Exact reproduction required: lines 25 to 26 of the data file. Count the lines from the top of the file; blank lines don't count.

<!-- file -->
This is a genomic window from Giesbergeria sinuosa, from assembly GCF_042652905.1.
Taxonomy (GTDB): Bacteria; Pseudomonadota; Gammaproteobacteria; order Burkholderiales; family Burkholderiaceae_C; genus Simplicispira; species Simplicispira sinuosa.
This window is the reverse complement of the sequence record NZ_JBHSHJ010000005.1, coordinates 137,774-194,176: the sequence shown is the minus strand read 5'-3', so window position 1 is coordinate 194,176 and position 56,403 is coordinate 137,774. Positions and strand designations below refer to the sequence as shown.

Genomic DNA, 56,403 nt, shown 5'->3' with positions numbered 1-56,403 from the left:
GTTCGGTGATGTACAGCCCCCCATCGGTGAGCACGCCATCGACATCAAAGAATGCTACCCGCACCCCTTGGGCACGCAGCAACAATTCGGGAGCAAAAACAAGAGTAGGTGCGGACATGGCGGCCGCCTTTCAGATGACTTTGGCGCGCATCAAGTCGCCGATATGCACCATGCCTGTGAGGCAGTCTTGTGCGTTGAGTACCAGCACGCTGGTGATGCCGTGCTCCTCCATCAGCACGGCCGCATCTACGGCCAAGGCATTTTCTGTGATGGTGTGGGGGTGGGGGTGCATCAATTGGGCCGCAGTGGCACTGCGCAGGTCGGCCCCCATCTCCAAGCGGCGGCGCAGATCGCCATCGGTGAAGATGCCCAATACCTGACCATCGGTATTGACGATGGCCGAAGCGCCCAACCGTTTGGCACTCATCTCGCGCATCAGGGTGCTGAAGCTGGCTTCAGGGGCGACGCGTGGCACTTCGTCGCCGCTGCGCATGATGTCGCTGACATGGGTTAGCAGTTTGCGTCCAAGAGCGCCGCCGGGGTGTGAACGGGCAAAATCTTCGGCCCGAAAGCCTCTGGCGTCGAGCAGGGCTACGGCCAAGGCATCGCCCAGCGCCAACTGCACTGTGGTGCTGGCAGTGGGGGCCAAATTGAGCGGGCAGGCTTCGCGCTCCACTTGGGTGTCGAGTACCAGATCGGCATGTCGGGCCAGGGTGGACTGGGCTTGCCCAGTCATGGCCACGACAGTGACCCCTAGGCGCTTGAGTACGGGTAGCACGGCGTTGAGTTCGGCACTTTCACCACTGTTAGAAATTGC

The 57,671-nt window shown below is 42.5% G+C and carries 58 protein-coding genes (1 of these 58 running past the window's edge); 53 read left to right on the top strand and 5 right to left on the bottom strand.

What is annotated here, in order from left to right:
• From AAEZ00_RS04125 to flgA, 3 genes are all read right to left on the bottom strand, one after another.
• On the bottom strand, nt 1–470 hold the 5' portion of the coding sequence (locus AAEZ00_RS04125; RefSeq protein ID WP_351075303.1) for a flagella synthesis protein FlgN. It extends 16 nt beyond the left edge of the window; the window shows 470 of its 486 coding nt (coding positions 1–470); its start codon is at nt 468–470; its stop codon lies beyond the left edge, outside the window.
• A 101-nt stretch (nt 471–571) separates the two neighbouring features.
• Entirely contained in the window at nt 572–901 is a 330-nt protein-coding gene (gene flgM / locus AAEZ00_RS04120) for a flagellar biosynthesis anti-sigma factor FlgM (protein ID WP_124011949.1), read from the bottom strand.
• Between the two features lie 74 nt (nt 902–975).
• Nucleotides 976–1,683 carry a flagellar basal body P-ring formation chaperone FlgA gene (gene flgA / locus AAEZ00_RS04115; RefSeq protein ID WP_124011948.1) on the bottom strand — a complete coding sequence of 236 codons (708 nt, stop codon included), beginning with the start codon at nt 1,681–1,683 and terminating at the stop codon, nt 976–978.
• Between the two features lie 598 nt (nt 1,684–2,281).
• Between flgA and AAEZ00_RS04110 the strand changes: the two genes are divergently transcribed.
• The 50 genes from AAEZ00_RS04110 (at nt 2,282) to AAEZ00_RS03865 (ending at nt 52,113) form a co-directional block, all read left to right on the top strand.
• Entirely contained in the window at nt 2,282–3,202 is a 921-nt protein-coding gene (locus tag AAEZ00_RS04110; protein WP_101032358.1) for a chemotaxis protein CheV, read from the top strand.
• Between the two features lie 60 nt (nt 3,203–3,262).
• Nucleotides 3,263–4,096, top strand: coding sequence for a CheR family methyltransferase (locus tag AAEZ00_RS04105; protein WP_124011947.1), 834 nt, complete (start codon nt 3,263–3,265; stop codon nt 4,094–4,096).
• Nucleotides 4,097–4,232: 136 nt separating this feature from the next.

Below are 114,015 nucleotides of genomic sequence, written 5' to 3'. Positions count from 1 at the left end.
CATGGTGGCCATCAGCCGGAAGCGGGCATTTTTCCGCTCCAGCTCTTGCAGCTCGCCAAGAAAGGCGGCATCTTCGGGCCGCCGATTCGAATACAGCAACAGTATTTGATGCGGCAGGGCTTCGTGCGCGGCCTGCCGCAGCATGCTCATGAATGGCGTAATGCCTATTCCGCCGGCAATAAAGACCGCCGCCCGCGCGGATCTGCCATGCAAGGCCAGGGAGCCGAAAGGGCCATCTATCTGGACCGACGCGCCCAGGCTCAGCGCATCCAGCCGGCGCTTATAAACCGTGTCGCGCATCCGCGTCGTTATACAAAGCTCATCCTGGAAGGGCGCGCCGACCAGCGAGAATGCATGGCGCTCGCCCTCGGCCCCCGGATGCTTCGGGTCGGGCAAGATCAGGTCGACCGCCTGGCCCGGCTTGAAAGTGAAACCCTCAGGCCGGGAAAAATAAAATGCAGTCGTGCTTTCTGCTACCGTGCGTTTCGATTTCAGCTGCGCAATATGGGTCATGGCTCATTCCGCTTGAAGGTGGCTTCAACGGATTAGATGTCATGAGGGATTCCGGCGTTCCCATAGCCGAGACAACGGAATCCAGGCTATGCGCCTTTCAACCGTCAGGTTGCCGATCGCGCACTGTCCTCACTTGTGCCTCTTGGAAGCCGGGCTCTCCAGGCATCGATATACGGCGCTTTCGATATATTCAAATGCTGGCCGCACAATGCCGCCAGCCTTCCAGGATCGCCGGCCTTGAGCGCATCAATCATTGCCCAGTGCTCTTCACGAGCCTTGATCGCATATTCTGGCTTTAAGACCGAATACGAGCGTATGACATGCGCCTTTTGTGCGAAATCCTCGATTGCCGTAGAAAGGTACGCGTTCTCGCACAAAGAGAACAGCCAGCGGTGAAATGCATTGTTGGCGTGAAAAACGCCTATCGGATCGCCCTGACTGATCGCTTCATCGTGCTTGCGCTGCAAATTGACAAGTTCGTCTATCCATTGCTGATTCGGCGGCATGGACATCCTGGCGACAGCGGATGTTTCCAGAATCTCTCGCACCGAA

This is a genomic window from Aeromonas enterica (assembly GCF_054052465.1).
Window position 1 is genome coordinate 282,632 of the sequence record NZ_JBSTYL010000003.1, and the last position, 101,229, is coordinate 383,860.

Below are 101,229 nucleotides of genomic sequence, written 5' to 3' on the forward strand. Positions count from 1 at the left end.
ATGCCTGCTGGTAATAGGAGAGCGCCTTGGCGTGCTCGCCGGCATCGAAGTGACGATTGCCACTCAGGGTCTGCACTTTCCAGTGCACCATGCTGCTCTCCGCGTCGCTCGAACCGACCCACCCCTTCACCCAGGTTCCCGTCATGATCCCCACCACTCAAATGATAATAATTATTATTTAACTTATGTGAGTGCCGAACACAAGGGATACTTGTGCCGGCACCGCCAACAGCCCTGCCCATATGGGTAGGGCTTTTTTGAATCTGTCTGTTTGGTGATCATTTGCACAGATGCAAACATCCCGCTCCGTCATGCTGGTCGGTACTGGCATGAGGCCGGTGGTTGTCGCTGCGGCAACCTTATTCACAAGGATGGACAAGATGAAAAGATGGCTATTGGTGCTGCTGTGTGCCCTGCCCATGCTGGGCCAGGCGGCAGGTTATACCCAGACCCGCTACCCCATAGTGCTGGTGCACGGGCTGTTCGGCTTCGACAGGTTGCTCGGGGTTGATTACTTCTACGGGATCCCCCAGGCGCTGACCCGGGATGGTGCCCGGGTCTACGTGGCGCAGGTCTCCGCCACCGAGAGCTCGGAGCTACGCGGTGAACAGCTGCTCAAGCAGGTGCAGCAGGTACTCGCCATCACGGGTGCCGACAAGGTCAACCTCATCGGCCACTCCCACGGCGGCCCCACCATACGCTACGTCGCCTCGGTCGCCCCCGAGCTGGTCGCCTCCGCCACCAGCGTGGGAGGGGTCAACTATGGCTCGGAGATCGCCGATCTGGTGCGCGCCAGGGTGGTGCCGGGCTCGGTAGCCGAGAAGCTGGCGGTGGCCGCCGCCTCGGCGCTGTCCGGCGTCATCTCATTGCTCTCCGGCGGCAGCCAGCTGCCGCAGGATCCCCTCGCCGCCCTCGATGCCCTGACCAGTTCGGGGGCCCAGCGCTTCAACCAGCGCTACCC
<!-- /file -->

Below are 101,229 nucleotides of genomic sequence, written 5' to 3' on the forward strand. Positions count from 1 at the left end.
ATGCCTGCTGGTAATAGGAGAGCGCCTTGGCGTGCTCGCCGGCATCGAAGTGACGATTGCCACTCAGGGTCTGCACTTTCCAGTGCACCATGCTGCTCTCCGCGTCGCTCGAACCGACCCACCCCTTCACCCAGGTTCCCGTCATGATCCCCACCACTCAAATGATAATAATTATTATTTAACTTATGTGAGTGCCGAACACAAGGGATACTTGTGCCGGCACCGCCAACAGCCCTGCCCATATGGGTAGGGCTTTTTTGAATCTGTCTGTTTGGTGATCATTTGCACAGATGCAAACATCCCGCTCCGTCATGCTGGTCGGTACTGGCATGAGGCCGGTGGTTGTCGCTGCGGCAACCTTATTCACAAGGATGGACAAGATGAAAAGATGGCTATTGGTGCTGCTGTGTGCCCTGCCCATGCTGGGCCAGGCGGCAGGTTATACCCAGACCCGCTACCCCATAGTGCTGGTGCACGGGCTGTTCGGCTTCGACAGGTTGCTCGGGGTTGATTACTTCTACGGGATCCCCCAGGCGCTGACCCGGGATGGTGCCCGGGTCTACGTGGCGCAGGTCTCCGCCACCGAGAGCTCGGAGCTACGCGGTGAACAGCTGCTCAAGCAGGTGCAGCAGGTACTCGCCATCACGGGTGCCGACAAGGTCAACCTCATCGGCCACTCCCACGGCGGCCCCACCATACGCTACGTCGCCTCGGTCGCCCCCGAGCTGGTCGCCTCCGCCACCAGCGTGGGAGGGGTCAACTATGGCTCGGAGATCGCCGATCTGGTGCGCGCCAGGGTGGTGCCGGGCTCGGTAGCCGAGAAGCTGGCGGTGGCCGCCGCCTCGGCGCTGTCCGGCGTCATCTCATTGCTCTCCGGCGGCAGCCAGCTGCCGCAGGATCCCCTCGCCGCCCTCGATGCCCTGACCAGTTCGGGGGCCCAGCGCTTCAACCAGCGCTACCC